A while ago, Imogen Russell Williams wrote about the very appealing idea that poetry lovers are “made up” of their favourite lines and phrases. About poetry that has been “absorbed bone deep” to find itself called upon to help deal with difficult or intense emotional moments.
This image has stayed with me. So excuse me, reader, while I crack open my ribcage and pour out some of the quotes that I keep stored inside.
In Alan Bennet’s The History Boys, Hector voices something that any literature lover will agree with:
The best moments in reading are when you come across something — a thought, a feeling, a way of looking at things — that you’d thought special, particular to you. And here it is, set down by someone else, a person you’ve never met, maybe even someone long dead. And it’s as if a hand has come out and taken yours.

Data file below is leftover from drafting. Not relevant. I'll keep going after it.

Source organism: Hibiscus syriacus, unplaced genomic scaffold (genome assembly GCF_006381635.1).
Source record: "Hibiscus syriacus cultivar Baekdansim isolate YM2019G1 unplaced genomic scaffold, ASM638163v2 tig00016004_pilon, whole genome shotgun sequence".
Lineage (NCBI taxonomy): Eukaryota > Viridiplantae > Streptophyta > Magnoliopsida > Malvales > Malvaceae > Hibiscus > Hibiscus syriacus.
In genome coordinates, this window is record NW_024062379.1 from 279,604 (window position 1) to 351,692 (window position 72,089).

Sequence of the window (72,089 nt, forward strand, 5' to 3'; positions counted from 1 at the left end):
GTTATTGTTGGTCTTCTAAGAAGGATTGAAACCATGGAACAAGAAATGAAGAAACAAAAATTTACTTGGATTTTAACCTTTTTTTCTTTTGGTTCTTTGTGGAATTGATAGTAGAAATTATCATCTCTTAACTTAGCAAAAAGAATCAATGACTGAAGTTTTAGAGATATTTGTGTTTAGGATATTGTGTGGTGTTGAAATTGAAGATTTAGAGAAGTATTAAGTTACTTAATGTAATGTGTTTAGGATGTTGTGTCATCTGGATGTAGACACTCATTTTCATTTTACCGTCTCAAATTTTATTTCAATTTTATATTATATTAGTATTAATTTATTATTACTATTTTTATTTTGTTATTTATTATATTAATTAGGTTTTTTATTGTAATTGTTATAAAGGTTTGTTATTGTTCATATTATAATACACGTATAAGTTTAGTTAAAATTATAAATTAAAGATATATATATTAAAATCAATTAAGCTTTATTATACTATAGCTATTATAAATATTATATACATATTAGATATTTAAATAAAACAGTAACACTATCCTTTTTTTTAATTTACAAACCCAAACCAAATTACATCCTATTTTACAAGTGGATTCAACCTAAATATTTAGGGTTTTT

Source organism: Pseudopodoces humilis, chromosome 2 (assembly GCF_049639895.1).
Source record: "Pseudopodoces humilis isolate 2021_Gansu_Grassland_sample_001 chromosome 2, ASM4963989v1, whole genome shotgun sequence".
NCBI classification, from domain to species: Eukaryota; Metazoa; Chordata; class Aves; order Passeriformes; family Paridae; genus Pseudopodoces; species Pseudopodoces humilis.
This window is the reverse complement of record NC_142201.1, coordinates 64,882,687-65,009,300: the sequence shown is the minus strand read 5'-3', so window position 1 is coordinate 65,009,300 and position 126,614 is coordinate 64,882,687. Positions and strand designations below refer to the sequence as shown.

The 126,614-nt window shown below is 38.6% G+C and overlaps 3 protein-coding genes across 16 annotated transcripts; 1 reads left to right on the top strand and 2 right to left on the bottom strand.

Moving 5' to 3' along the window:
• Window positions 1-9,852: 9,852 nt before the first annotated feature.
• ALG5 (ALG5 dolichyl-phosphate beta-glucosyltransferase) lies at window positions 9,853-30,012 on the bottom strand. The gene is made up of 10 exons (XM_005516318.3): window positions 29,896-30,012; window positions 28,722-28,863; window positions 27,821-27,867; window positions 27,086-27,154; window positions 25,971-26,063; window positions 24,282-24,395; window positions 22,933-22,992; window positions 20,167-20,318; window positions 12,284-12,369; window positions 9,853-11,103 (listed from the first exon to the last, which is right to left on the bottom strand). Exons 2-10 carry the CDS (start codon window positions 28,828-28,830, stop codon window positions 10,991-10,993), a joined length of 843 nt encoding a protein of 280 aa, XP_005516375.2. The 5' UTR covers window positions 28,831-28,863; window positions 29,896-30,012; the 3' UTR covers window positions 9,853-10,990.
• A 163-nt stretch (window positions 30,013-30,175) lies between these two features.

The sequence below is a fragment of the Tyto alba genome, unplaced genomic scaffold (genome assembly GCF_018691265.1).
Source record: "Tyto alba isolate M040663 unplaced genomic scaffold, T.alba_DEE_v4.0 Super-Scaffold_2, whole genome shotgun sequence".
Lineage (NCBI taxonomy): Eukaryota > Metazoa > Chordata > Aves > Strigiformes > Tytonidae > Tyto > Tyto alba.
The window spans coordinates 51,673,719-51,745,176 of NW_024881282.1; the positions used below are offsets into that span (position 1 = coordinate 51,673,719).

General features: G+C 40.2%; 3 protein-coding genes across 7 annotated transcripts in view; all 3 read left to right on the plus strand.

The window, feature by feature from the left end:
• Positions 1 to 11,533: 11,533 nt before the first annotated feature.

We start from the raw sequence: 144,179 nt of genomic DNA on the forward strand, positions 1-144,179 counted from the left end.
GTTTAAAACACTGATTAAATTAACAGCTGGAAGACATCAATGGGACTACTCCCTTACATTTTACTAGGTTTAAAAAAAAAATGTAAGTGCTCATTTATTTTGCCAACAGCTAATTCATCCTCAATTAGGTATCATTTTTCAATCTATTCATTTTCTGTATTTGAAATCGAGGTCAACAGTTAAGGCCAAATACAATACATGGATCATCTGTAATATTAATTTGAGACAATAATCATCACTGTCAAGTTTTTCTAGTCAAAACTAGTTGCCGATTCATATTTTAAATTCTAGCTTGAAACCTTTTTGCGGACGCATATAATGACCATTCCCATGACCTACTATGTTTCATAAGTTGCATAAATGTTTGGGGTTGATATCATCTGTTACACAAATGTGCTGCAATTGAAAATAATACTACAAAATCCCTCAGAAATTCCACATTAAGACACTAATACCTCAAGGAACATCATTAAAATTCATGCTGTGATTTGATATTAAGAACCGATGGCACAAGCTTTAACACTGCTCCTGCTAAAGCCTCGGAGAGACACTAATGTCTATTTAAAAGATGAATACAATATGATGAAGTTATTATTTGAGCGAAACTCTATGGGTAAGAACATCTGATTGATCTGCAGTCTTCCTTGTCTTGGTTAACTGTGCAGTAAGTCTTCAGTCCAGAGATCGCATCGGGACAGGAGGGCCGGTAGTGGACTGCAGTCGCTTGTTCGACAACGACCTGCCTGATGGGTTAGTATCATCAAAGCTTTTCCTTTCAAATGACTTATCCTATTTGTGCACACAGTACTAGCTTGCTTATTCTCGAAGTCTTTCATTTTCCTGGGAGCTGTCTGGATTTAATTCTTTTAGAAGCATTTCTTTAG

My feet are at Moorgate and my heart under my feet
You’re just smelling for smoke,so you can follow the trail back to a burning houseto find the boy who lost everything in the fireto see if you can save himor else find the boy who lit the fire in the first placeto see if you can change him
not let a second go by that does not remind you that your heart beats nine hundred times a day, and there are enough gallons of blood to make you an ocean.
Family isn’t a word. It’s a sentence.